Stephane took two hours to walk to Creux du Van in western Switzerland, laden with heavy equipment. He had chosen this natural rocky amphitheatre as a grand backdrop to showcase his subject - the Milky Way. The temperature was -15°C (-5°F), but the sky was clear and there was no wind. He set up camp in the dark beside the ravine, his tripod balanced on the edge. 'The sky moves surprisingly quickly,' says Stephane, 'and I needed to be ready for the moment the Milky Way was right above the Creux du Van'. Clouds on the horizon blocked stray light from towns and villages. 'Gazing at the myriad of stars and constellations,' adds Stephane, 'it's fascinating to think that some of that light set off towards Earth millions of years ago'. He took 24 images of the vista. These were then 'stitched' to create a panoramic view, showing the celestial curve of the Milky Way complemented by the terrestrial curve of ancient rock.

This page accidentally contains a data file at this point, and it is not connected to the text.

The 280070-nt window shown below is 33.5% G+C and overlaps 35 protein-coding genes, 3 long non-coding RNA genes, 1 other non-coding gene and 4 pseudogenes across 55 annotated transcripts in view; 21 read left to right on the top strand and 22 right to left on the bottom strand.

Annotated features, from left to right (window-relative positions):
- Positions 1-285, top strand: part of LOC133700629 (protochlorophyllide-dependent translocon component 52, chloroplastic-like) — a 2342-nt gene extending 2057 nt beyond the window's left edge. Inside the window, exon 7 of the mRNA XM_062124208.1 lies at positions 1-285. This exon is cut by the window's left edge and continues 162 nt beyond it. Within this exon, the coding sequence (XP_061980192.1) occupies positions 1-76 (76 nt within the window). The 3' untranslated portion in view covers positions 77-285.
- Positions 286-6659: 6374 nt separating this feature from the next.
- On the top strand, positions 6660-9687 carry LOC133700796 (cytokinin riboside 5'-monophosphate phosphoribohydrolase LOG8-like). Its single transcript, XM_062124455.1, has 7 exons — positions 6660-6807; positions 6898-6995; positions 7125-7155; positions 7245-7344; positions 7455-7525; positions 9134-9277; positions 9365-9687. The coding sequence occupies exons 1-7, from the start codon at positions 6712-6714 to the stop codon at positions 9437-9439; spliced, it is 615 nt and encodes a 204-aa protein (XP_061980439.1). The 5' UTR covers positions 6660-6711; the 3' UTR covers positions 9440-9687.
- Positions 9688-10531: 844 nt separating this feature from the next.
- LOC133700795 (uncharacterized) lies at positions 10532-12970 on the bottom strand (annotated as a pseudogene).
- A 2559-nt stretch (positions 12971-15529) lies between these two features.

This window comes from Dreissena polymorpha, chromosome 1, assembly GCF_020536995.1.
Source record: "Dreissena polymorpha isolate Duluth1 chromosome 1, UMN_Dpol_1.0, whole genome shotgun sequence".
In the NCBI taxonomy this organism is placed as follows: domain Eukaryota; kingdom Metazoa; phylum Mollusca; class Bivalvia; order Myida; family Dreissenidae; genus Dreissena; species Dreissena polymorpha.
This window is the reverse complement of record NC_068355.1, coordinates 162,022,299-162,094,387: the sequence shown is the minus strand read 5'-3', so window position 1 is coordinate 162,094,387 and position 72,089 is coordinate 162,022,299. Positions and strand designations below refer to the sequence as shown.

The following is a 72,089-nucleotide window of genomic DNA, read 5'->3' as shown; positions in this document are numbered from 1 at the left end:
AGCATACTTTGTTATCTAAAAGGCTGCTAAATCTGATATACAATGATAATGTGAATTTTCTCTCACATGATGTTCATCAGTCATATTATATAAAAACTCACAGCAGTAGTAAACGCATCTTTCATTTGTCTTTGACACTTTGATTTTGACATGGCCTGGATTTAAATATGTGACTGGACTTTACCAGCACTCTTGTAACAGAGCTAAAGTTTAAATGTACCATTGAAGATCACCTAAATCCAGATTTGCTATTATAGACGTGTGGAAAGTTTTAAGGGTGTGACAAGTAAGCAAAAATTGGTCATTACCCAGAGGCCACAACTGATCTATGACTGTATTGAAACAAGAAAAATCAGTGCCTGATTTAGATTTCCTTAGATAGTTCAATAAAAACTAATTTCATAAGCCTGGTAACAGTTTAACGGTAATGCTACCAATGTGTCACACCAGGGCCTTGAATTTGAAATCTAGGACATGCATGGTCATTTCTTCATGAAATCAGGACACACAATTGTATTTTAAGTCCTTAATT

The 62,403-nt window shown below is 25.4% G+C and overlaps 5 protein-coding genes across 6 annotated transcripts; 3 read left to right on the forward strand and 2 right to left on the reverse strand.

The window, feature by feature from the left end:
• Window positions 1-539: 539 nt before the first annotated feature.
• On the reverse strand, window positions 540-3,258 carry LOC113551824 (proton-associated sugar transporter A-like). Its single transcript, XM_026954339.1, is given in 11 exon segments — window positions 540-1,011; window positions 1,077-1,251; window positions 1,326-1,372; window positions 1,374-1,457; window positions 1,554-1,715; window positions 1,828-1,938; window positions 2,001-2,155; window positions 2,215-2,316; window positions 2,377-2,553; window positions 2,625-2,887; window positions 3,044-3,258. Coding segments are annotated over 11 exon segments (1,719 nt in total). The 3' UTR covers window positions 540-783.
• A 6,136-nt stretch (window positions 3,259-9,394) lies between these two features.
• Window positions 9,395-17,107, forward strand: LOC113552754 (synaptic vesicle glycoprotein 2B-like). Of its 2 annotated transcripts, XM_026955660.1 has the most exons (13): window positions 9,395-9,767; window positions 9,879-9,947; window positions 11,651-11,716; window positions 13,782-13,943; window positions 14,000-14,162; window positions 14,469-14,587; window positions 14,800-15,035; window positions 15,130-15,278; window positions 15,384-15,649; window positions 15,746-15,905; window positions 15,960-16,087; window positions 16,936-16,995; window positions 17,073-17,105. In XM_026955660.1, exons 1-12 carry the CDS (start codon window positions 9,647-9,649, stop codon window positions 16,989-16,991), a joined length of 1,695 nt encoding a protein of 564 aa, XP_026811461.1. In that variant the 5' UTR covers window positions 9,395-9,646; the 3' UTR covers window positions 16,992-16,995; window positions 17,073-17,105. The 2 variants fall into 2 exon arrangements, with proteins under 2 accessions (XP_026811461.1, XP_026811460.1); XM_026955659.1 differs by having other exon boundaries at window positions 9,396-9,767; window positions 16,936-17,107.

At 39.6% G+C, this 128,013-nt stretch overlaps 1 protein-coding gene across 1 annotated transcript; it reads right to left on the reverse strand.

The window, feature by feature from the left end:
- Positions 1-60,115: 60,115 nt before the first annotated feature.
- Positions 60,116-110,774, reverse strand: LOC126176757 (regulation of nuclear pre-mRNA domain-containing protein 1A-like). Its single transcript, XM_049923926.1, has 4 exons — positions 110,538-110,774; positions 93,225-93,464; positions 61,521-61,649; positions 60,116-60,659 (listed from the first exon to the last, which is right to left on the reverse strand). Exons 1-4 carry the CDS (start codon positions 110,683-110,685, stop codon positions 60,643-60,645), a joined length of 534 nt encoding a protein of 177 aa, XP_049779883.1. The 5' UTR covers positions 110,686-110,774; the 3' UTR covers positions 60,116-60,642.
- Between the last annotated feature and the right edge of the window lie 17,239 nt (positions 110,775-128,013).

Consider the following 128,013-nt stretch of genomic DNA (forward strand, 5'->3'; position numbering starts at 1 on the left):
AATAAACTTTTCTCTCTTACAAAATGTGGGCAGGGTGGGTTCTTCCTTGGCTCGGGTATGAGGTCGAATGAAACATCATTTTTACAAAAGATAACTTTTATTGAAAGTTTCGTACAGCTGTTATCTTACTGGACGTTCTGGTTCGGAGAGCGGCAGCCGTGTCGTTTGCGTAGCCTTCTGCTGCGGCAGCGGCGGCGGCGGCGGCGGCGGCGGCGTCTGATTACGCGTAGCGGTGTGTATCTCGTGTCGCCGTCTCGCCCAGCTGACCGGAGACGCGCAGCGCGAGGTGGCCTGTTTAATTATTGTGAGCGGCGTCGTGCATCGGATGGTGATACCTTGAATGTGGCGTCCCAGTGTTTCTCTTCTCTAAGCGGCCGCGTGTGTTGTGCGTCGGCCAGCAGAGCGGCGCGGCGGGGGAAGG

Nikon D3 modified with Baader IR cut filter + 24mm f1.4 lens; 20 sec at f1.8; ISO 4000; Bilora C283 tripod + Ninja Nodal 5 panoramic head.
Creux du Van, Switzerland
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